Vascular permeability--the essentials.

Claesson-Welsh L - Ups. J. Med. Sci. (2015)

Different mechanisms for extravasation of solute, cells, and molecules. Specialized capillaries in endocrine organs have pores, fenestrae, in the plasma membrane. Fenestrae allow rapid exchange of solute and molecules such as hormones. Transcellular gaps provide a route for inflammatory cells, which, however, also may exit through paracellular junctions. Disintegration of junctions allows extravasation of molecules.
© Copyright Policy - open-access
Related In: Results  -  Collection

License
Show All Figures
getmorefigures.php?uid=PMC4526869&req=5

Figure 1: Different mechanisms for extravasation of solute, cells, and molecules. Specialized capillaries in endocrine organs have pores, fenestrae, in the plasma membrane. Fenestrae allow rapid exchange of solute and molecules such as hormones. Transcellular gaps provide a route for inflammatory cells, which, however, also may exit through paracellular junctions. Disintegration of junctions allows extravasation of molecules.
Mentions: The mechanism underlying vascular leak may be different in different organs and depend on the specialized vasculature. However, two main models have been proposed. One depends on formation of transendothelial channels from vesicles or vacuoles, the vesiculo-vacuolar organelle (VVO), and the other involves endothelial junctions that can be transiently dissolved and allow extravasation. The actin cytoskeleton may have a critical role in gap formation. Moreover, the specialized junction in the brain vasculature, instrumental in the BBB, and the features of fenestrated endothelium will be described. The involvement of these different mechanisms may depend on the vessel type, the organ, the kinetics of the transport, and the nature of what is transported across the vascular wall—solute, molecules, or cells (Figure 1).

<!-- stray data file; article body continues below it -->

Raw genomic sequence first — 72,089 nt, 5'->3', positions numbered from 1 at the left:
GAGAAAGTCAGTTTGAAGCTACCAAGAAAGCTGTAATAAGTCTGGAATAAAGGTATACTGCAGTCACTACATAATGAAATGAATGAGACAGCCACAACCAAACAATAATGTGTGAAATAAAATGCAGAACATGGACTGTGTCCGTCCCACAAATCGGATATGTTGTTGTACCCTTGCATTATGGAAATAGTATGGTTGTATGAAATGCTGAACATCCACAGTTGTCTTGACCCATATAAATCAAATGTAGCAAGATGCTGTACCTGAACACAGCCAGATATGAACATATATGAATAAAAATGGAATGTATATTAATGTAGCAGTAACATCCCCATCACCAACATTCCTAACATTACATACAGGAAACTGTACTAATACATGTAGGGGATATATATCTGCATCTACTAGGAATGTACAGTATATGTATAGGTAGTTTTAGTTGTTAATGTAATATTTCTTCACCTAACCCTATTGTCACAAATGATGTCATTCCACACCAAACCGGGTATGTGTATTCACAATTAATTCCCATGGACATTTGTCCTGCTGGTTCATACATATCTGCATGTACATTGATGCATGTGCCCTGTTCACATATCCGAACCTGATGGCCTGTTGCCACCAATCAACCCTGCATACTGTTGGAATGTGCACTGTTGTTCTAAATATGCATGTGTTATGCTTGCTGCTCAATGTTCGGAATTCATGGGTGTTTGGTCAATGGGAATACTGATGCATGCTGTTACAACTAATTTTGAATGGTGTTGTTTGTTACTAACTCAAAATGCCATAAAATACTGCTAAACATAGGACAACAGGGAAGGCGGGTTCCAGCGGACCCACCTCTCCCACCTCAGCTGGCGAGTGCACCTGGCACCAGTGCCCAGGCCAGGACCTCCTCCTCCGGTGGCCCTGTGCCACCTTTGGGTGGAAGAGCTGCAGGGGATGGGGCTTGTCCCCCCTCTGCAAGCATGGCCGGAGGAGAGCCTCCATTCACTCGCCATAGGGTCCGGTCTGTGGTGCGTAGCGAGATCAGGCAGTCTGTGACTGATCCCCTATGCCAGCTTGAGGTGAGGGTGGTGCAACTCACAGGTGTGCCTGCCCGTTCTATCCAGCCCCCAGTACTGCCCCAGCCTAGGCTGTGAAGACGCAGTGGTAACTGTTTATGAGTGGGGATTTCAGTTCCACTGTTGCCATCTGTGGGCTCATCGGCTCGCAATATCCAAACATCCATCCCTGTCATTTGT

Bottom Line: This may result in excessive formation of new, unstable, and hyperpermeable vessels with poor blood flow, which further promotes hypoxia and disease propagation.Thus, there is a strong incentive to learn more about an important aspect of vessel biology in health and disease: the regulation of vessel permeability.The current review aims to summarize current insights into different mechanisms of vascular permeability, its regulatory factors, and the consequences for disease.

View Article: PubMed Central - PubMed

Affiliation: Uppsala University, Department of Immunology, Genetics and Pathology, Rudbeck Laboratory , Uppsala , Sweden.

ABSTRACT
The vasculature, composed of vessels of different morphology and function, distributes blood to all tissues and maintains physiological tissue homeostasis. In pathologies, the vasculature is often affected by, and engaged in, the disease process. This may result in excessive formation of new, unstable, and hyperpermeable vessels with poor blood flow, which further promotes hypoxia and disease propagation. Chronic vessel permeability may also facilitate metastatic spread of cancer. Thus, there is a strong incentive to learn more about an important aspect of vessel biology in health and disease: the regulation of vessel permeability. The current review aims to summarize current insights into different mechanisms of vascular permeability, its regulatory factors, and the consequences for disease.

No MeSH data available.


Related in: MedlinePlus